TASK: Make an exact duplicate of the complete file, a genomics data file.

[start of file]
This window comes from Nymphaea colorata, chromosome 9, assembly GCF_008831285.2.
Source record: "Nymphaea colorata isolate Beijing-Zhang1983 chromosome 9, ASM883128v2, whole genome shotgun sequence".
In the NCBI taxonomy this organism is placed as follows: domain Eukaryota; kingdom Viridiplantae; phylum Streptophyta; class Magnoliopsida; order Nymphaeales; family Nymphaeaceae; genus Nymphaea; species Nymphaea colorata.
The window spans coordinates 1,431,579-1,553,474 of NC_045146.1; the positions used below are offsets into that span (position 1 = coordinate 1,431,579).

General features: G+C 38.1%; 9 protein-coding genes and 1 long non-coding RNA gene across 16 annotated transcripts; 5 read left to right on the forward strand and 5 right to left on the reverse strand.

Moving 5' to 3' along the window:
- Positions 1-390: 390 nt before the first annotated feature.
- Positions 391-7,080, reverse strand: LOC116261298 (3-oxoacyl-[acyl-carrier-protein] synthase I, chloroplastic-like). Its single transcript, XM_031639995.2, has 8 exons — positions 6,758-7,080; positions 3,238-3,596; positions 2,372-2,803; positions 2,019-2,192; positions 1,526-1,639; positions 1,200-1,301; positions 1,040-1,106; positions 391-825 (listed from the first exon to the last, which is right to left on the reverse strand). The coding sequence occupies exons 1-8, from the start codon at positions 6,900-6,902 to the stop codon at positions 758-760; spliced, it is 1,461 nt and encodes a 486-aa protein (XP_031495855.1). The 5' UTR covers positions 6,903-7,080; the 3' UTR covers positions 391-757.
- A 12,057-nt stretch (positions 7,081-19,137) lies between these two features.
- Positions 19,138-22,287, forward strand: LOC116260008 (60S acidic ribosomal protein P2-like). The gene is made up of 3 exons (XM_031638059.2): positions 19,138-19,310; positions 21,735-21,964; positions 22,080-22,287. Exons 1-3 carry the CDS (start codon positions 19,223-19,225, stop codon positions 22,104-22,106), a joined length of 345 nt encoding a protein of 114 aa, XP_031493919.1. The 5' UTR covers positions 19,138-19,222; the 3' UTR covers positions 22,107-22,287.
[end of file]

This window comes from Nymphaea colorata, chromosome 9, assembly GCF_008831285.2.
Source record: "Nymphaea colorata isolate Beijing-Zhang1983 chromosome 9, ASM883128v2, whole genome shotgun sequence".
In the NCBI taxonomy this organism is placed as follows: domain Eukaryota; kingdom Viridiplantae; phylum Streptophyta; class Magnoliopsida; order Nymphaeales; family Nymphaeaceae; genus Nymphaea; species Nymphaea colorata.
The window spans coordinates 1,431,579-1,553,474 of NC_045146.1; the positions used below are offsets into that span (position 1 = coordinate 1,431,579).

General features: G+C 38.1%; 9 protein-coding genes and 1 long non-coding RNA gene across 16 annotated transcripts; 5 read left to right on the forward strand and 5 right to left on the reverse strand.

Moving 5' to 3' along the window:
- Positions 1-390: 390 nt before the first annotated feature.
- Positions 391-7,080, reverse strand: LOC116261298 (3-oxoacyl-[acyl-carrier-protein] synthase I, chloroplastic-like). Its single transcript, XM_031639995.2, has 8 exons — positions 6,758-7,080; positions 3,238-3,596; positions 2,372-2,803; positions 2,019-2,192; positions 1,526-1,639; positions 1,200-1,301; positions 1,040-1,106; positions 391-825 (listed from the first exon to the last, which is right to left on the reverse strand). The coding sequence occupies exons 1-8, from the start codon at positions 6,900-6,902 to the stop codon at positions 758-760; spliced, it is 1,461 nt and encodes a 486-aa protein (XP_031495855.1). The 5' UTR covers positions 6,903-7,080; the 3' UTR covers positions 391-757.
- A 12,057-nt stretch (positions 7,081-19,137) lies between these two features.
- Positions 19,138-22,287, forward strand: LOC116260008 (60S acidic ribosomal protein P2-like). The gene is made up of 3 exons (XM_031638059.2): positions 19,138-19,310; positions 21,735-21,964; positions 22,080-22,287. Exons 1-3 carry the CDS (start codon positions 19,223-19,225, stop codon positions 22,104-22,106), a joined length of 345 nt encoding a protein of 114 aa, XP_031493919.1. The 5' UTR covers positions 19,138-19,222; the 3' UTR covers positions 22,107-22,287.